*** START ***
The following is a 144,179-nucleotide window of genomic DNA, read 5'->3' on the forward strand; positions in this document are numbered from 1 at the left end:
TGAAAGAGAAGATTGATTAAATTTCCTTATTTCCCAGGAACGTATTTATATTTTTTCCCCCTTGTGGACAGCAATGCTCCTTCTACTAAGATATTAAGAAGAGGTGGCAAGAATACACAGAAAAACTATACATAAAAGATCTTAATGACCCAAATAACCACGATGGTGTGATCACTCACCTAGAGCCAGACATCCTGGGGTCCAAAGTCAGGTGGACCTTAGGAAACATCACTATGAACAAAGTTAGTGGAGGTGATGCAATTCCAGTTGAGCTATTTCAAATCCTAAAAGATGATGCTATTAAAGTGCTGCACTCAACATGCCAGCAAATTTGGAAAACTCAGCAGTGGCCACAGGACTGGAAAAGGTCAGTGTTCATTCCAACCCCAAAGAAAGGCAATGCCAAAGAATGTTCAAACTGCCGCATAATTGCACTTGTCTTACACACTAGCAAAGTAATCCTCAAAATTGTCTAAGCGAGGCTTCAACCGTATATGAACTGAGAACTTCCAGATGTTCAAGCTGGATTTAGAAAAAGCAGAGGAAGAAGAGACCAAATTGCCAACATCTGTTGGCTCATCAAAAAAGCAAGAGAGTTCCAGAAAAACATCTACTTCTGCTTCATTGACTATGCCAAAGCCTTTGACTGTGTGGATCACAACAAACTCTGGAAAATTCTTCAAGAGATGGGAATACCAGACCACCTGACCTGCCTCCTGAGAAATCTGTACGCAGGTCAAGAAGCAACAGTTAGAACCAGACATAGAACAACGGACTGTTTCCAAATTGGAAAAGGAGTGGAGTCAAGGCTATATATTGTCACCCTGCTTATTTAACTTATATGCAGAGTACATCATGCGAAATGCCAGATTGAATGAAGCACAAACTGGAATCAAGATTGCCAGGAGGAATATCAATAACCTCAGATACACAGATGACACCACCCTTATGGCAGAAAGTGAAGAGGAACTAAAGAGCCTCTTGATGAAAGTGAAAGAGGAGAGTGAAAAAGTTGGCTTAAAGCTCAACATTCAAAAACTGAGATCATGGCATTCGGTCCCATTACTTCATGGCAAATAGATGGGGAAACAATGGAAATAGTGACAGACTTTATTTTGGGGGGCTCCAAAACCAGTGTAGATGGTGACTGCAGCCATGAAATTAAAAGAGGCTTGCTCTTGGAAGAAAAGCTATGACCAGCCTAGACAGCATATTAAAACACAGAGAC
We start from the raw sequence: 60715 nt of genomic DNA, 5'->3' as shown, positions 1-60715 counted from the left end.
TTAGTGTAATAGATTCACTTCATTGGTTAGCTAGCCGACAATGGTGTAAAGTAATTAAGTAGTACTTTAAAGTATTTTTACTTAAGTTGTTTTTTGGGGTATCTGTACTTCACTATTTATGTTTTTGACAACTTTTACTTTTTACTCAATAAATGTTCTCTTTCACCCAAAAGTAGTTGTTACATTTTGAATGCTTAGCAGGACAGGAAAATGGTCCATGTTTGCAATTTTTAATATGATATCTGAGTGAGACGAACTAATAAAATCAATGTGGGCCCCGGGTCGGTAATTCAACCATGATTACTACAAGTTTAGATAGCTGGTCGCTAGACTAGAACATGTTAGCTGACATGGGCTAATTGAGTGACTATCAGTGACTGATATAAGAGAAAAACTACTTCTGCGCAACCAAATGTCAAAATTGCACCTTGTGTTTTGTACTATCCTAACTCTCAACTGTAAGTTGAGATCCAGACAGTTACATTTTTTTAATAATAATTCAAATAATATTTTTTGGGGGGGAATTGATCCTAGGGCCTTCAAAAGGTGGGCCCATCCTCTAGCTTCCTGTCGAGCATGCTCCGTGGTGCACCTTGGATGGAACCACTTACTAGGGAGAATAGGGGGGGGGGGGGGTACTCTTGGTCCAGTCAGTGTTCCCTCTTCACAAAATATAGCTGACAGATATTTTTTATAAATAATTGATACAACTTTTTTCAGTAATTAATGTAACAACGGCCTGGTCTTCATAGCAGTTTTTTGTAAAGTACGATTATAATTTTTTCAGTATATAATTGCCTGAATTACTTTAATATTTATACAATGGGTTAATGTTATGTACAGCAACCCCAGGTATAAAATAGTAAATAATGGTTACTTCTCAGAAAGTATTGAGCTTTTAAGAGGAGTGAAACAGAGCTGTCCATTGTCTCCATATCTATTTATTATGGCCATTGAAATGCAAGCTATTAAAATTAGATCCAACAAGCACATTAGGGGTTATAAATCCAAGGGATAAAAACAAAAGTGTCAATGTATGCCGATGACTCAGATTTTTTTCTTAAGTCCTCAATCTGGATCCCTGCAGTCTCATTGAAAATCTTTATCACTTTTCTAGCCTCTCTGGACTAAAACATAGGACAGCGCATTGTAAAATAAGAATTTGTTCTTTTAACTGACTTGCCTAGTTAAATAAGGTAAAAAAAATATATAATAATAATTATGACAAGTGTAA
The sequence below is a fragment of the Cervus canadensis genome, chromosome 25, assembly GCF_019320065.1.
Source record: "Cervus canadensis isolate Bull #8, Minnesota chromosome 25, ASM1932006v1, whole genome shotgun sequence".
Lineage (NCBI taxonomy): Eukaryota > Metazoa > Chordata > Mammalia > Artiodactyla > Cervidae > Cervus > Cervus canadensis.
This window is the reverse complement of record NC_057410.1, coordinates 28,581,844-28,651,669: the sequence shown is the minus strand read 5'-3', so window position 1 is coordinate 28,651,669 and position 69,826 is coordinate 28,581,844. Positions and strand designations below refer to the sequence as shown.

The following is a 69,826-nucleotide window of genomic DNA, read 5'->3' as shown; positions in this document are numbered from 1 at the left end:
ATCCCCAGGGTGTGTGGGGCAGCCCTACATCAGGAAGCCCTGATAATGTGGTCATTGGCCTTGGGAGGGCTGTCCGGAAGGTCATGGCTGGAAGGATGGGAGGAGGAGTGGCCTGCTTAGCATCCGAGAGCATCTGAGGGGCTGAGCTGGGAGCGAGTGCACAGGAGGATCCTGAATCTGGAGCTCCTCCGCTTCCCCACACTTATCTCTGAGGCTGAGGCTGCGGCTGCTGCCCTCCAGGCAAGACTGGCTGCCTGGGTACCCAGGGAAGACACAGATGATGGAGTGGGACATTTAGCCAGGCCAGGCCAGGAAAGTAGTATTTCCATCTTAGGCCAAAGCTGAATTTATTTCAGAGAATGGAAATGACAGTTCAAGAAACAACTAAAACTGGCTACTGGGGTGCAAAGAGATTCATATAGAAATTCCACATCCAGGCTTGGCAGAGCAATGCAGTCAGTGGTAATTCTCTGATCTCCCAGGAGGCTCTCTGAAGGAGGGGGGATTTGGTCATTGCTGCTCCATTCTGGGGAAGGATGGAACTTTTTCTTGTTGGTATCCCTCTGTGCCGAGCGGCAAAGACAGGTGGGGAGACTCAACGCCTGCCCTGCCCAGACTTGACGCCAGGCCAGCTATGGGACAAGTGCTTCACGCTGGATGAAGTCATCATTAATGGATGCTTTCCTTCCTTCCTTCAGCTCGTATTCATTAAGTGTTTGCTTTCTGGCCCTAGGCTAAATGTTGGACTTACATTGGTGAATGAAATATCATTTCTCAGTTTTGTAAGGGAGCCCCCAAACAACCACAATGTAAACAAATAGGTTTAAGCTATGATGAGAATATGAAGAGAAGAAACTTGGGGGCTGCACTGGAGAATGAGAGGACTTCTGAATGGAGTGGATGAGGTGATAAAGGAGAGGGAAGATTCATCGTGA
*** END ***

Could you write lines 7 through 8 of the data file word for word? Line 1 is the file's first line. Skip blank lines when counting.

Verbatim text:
Lineage (NCBI taxonomy): Eukaryota > Metazoa > Chordata > Mammalia > Artiodactyla > Cervidae > Cervus > Cervus canadensis.
This window is the reverse complement of record NC_057410.1, coordinates 28,581,844-28,651,669: the sequence shown is the minus strand read 5'-3', so window position 1 is coordinate 28,651,669 and position 69,826 is coordinate 28,581,844. Positions and strand designations below refer to the sequence as shown.